Dawid Markiewicz – Through His Eyes

Like the fine subtleties in a glass of wine, Dawid’s images allude to a similar quality of depth, intensity, and beauty. Check out his story below.

Say hello to Dawid:


Where are you from?  Where have you been?

I’m from Poland. I came to the US a few months ago. I have worked as a photographer in Europe, USA, and Asia.

What’s your favorite place in the world?

It is extremely difficult to choose only one place.

Berlin, the capital of Germany is very inspiring to me.

I like Los Angeles, although I haven’t had the opportunity to spend as much time as I would like there.

I like Katowice in Poland as it has everything and everyone can find something there for themselves. I like the mix of modernity with old school in this city.

And finally, Bhutan. I have never been there, but I hope that one day will have a chance.

What’s on your “bucket list” of ideas to create?

Definitely a session in the Marla Singer style, the primary female character in Fight Club, a book written by Chuck Palahniuk. David Fincher did a movie adaptation of this book. In his movie, this role is played by the brilliant, Helena Bonham Carter. I would like to add a little bit of surrealism to the whole atmosphere of Fight Club. I hope that I will be able to realize this session soon.

How would you describe your visual style?

I like the combination of elegance and intrigue in photography. I like the second floor and references to cultural codes.

Do you get photographer’s block? If so, how do you overcome that?

Sometimes, I do. Most often, it is the result of overwork. Then, I put the camera on the shelf and reach for a book or a movie. I try to take a break from my work, relax, and enjoy the work of someone else. Or, I just go to sleep and I enjoy my dreams, good and bad.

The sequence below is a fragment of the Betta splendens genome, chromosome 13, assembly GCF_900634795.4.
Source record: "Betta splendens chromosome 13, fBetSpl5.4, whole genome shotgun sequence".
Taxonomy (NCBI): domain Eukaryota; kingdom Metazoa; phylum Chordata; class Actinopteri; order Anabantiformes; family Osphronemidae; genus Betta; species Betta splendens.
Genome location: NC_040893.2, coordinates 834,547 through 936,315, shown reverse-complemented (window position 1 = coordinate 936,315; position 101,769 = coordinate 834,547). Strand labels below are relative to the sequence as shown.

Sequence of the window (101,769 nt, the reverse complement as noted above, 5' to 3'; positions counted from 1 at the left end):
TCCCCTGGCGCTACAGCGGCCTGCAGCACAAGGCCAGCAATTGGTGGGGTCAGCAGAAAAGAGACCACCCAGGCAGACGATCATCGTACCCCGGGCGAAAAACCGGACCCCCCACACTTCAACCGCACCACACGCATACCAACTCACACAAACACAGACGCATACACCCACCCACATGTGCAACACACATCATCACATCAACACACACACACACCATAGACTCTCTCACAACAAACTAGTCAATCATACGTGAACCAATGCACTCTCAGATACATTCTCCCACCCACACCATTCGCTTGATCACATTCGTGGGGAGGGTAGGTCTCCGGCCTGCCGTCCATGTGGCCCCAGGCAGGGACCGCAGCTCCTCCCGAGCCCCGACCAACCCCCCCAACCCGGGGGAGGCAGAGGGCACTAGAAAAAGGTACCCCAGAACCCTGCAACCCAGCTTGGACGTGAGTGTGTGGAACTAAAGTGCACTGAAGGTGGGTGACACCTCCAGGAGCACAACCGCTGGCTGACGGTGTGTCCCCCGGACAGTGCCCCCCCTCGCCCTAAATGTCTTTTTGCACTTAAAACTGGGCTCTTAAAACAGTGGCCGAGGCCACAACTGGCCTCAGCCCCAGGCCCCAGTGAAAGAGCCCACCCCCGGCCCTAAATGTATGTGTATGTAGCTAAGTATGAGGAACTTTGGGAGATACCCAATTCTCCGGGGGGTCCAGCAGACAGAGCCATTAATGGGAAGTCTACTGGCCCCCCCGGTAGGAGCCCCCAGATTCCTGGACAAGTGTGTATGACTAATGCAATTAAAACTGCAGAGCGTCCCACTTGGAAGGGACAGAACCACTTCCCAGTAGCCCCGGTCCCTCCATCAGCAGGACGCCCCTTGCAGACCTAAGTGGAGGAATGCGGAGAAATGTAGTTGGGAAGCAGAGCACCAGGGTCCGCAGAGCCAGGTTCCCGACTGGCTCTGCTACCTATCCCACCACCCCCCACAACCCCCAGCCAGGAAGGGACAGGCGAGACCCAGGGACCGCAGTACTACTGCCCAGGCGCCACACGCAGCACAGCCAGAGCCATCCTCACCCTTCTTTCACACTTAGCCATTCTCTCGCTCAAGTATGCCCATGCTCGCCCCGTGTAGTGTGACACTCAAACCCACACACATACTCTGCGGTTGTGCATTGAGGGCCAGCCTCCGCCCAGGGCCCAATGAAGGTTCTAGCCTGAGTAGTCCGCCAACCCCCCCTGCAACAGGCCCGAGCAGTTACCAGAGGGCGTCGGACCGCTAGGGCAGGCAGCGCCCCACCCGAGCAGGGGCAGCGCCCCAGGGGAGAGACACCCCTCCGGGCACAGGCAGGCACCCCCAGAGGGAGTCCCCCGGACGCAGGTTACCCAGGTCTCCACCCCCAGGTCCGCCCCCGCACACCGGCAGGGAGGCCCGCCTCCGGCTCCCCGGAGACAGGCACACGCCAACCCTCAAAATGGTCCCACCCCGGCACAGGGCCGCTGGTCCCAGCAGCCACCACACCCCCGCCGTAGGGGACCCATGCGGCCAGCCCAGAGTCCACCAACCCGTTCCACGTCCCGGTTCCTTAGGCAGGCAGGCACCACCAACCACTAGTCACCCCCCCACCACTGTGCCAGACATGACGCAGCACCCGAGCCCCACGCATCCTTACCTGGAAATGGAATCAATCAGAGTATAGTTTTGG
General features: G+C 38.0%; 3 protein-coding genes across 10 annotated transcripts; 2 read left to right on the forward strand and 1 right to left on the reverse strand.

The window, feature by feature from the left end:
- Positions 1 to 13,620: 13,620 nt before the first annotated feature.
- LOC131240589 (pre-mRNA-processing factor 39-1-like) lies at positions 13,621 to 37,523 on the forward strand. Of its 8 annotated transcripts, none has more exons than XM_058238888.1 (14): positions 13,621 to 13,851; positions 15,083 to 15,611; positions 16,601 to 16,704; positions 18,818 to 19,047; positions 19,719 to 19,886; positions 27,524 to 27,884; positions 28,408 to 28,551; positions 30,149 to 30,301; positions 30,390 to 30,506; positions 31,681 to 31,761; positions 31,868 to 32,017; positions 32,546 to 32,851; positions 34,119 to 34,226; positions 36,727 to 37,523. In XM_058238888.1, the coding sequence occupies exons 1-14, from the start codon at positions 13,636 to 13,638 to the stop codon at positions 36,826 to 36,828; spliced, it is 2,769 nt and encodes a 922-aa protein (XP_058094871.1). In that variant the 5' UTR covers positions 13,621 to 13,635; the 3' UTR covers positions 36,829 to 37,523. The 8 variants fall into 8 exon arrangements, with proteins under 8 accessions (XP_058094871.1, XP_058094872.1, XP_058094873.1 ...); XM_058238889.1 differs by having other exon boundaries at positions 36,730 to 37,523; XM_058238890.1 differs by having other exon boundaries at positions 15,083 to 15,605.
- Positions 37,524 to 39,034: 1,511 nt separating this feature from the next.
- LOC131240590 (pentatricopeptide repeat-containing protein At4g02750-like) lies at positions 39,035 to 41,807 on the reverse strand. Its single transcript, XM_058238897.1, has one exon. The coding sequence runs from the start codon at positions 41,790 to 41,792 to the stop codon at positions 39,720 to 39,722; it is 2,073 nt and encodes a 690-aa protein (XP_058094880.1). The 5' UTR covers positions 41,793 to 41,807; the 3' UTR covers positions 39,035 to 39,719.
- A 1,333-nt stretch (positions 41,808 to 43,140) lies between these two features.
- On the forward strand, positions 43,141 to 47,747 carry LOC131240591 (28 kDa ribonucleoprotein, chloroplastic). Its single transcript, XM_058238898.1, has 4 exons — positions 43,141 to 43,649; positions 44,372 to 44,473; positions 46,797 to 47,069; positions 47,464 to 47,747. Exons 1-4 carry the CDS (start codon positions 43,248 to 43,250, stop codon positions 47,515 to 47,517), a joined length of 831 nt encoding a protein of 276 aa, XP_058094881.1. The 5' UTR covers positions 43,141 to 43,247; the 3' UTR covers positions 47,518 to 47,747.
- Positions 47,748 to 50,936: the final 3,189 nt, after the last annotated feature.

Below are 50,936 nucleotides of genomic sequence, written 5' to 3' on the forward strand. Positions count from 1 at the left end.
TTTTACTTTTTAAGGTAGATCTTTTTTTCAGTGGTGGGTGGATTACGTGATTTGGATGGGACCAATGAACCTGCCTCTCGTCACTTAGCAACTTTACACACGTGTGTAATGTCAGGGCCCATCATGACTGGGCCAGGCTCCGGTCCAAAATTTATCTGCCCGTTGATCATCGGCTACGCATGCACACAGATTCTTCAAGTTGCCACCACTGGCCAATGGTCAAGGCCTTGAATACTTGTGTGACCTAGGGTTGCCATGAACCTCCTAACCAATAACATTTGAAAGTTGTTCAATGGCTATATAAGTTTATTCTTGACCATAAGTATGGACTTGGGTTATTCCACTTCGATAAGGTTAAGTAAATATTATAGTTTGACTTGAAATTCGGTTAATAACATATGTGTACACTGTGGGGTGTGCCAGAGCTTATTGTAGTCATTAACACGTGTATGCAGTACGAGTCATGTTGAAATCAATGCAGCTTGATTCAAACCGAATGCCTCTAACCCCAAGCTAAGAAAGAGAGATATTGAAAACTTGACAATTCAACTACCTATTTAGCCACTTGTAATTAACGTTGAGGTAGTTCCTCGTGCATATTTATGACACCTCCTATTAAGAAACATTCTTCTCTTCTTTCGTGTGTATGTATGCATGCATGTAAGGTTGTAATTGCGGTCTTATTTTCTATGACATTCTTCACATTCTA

Tell us how you arrived at the name, Red Wine Studio, for your photography business.

I have a very enthusiastic approach to wine, especially red. Wine is an elegant, unique drink unfolding its flavor with each passing day. Each bottle is something special – such is the same with photography. Each composition differs from the next, as does its subject matter. No two images are aligned the same. Every model, garment, and color give depth and character to a photograph. Presented with a touch of elegance and creativity, the essence of each picture is brought to life. So, when I invented a name for my business, I thought that Red Wine Studio will be most suitable. It contains root of what is dear to me in both wine and photography – some specific approach to the subject.

Tell us about your career.  How did you get into it?

I started in 2009, in Poland. I was involved in fashion photography, portrait photography, and fine art wedding photography. In 2009, my portfolio was accepted by the organization for the best photographers and wedding photojournalists in the world: The Wedding Photojournalist Association. Then, several magazines published my fashion sessions and portraits. And that’s how it all began for me.